Lake Scott State Park
- Northwest Kansas
- Southwest Kansas
- North-Central Kansas
- South-Central Kansas
- Flint Hills
- Northeast Kansas
- Southeast Kansas
- Physiographic Regions
Like an oasis in the desert, the Lake Scott State Park area stands out from the typical High Plains landscape of western Kansas. Situated in a valley carved into the steep bluffs of the Ogallala Formation, the 100-acre lake is surrounded by canyons and natural springs.
The Ogallala bluffs consist of cemented sands and gravels that eroded off the Rocky Mountains millions of years ago during the Neogene Period. The Ogallala overlies the Niobrara Chalk, formed from sediment deposited on the bottom of a Cretaceous sea that covered a large swath of North America about 80 million years ago. At the south end of the park, the Ogallala forms a long ridge called Devil's Backbone. Big Spring and other springs in the area flow from the contact between the Ogallala and the Niobrara Chalk beds.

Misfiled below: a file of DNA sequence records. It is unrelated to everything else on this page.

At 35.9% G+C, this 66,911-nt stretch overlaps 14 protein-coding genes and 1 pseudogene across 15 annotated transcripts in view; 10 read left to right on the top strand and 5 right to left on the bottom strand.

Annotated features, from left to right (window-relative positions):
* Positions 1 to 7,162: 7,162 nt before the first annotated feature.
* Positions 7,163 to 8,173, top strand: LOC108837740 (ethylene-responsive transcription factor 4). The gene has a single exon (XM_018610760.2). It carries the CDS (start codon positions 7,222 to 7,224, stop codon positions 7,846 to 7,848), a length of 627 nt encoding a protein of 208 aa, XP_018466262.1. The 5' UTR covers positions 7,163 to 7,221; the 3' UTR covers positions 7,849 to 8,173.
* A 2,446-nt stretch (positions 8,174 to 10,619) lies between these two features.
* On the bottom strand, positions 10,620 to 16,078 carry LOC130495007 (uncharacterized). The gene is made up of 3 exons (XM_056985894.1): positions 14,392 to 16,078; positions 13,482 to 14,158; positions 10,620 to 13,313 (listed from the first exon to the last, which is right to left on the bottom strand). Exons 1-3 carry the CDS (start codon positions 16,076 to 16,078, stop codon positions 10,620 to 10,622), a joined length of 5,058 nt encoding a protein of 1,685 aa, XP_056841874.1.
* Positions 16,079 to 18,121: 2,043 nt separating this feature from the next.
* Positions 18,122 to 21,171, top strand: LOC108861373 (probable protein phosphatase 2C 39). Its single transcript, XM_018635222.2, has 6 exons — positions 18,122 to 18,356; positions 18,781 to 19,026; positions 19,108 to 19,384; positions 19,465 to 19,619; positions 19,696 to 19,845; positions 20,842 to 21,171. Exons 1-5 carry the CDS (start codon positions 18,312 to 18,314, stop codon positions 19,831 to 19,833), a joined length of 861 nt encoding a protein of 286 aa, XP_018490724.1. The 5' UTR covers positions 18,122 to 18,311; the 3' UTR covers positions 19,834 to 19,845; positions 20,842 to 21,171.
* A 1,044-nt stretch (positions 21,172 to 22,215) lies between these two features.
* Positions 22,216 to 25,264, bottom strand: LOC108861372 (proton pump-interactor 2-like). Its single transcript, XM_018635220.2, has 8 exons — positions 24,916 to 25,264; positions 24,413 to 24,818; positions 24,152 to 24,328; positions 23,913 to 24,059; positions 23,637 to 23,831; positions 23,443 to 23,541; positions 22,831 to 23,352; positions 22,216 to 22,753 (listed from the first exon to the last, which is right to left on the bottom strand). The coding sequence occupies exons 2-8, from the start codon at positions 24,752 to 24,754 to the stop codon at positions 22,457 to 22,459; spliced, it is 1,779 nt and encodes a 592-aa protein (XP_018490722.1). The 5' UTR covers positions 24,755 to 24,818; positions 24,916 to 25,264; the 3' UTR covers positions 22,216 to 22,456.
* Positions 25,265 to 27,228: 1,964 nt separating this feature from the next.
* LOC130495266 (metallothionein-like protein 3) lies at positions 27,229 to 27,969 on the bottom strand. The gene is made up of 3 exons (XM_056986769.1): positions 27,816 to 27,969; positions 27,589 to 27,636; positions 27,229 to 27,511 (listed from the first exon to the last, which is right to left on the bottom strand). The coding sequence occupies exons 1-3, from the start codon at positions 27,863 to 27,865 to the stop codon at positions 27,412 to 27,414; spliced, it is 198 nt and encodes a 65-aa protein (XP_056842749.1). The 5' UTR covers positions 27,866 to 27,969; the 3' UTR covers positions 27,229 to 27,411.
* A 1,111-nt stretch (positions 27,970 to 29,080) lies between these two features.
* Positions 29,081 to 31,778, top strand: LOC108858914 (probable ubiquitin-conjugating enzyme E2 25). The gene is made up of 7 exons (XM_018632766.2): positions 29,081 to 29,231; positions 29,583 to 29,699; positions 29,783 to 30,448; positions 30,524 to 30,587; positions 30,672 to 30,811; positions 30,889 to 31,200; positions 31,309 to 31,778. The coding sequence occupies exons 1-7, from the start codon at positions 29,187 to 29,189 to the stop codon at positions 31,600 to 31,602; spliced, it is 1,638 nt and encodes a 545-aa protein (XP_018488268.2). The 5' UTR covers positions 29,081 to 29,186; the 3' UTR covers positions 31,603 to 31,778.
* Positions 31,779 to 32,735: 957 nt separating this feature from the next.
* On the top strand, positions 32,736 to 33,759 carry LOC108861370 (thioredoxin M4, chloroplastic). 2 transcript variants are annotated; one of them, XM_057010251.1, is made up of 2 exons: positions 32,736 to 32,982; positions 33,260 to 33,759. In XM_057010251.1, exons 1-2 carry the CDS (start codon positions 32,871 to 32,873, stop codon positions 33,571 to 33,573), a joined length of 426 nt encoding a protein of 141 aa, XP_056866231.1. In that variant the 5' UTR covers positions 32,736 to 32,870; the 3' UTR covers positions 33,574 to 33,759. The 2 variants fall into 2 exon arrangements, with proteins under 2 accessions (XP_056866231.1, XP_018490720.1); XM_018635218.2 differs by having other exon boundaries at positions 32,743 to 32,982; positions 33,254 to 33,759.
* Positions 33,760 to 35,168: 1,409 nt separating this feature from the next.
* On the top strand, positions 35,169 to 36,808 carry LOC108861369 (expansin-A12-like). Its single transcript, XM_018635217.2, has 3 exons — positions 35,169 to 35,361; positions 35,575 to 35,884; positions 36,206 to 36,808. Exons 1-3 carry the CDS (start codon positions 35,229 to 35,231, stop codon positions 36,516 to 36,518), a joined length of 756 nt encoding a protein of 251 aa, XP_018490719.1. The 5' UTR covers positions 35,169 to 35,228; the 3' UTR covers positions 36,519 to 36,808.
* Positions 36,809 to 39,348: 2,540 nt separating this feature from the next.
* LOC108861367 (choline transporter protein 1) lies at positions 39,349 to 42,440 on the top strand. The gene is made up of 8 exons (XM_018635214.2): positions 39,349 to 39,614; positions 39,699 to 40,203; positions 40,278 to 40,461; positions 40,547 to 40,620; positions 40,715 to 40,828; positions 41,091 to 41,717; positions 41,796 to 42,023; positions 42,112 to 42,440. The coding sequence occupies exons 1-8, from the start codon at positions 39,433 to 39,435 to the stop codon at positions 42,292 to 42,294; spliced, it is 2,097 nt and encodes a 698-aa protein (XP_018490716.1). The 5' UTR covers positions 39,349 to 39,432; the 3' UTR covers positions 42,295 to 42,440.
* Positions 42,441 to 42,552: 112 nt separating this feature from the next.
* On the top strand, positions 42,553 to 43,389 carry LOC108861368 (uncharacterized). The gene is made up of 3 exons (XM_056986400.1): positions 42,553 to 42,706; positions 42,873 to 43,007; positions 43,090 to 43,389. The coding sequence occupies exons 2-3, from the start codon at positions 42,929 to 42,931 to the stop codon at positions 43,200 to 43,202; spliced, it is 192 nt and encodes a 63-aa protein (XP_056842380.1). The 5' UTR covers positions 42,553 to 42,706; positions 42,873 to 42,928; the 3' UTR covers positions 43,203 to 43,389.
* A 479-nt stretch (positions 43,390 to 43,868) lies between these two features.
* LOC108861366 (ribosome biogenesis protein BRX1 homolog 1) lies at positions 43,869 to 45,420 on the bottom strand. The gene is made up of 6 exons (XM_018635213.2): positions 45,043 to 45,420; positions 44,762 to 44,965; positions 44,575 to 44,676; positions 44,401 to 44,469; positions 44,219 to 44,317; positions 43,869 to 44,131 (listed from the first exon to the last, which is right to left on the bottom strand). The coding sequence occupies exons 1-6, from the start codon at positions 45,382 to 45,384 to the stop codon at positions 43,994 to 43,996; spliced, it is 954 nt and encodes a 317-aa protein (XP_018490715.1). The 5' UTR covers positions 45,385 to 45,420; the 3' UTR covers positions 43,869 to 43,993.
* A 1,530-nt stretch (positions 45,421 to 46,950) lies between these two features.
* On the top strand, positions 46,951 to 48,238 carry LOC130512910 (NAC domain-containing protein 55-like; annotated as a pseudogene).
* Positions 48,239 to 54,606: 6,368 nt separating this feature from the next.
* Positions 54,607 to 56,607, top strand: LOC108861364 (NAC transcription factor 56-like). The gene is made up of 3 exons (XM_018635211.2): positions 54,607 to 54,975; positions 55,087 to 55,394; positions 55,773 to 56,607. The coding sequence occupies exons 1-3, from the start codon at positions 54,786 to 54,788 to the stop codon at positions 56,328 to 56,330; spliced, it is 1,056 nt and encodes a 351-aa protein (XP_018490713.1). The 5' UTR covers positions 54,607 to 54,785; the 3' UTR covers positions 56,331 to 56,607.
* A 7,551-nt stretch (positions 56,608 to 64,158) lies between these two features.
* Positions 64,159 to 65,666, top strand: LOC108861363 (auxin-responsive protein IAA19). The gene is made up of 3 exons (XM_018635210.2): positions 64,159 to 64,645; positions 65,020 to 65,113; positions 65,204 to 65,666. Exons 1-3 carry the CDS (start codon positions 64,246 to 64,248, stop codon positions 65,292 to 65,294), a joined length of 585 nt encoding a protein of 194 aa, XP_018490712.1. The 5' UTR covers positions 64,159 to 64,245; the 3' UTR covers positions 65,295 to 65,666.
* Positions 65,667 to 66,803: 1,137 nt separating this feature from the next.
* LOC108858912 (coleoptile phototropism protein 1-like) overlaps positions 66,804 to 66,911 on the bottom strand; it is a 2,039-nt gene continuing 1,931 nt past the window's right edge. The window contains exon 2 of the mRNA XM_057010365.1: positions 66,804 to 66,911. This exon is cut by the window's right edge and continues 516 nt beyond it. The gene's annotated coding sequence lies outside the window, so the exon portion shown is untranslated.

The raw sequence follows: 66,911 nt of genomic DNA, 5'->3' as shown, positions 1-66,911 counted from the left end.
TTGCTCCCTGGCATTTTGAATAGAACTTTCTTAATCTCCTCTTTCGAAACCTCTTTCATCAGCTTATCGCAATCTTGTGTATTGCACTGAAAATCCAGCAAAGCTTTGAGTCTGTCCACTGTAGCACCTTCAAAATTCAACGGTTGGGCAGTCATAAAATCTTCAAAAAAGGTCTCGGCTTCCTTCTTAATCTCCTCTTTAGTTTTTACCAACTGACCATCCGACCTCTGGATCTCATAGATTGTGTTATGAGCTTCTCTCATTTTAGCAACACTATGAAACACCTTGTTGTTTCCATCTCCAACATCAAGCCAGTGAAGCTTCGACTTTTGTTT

Originally called Lake McBride, Lake Scott was one of the first areas set aside in the Kansas parks system. Besides providing recreational opportunities, it is rich in history and archaeology. A stone homestead is within the park boundaries, and the ruins of El Cuartelejo—the northernmost pueblo in the United States and a designated National Historic Landmark—are on the west side of the lake. Taos Indians built El Cuartelejo within a Plains Apache settlement after they temporarily moved north from the U.S. Southwest in the 1600s.
Lake Scott State Park is about 15 miles northwest of Scott City.
West-Central Kansas: Natural Resources, Economics, and Decisions for the Future. Kansas Geological Survey, Kansas Field Conference field guide, 2016 (page 35)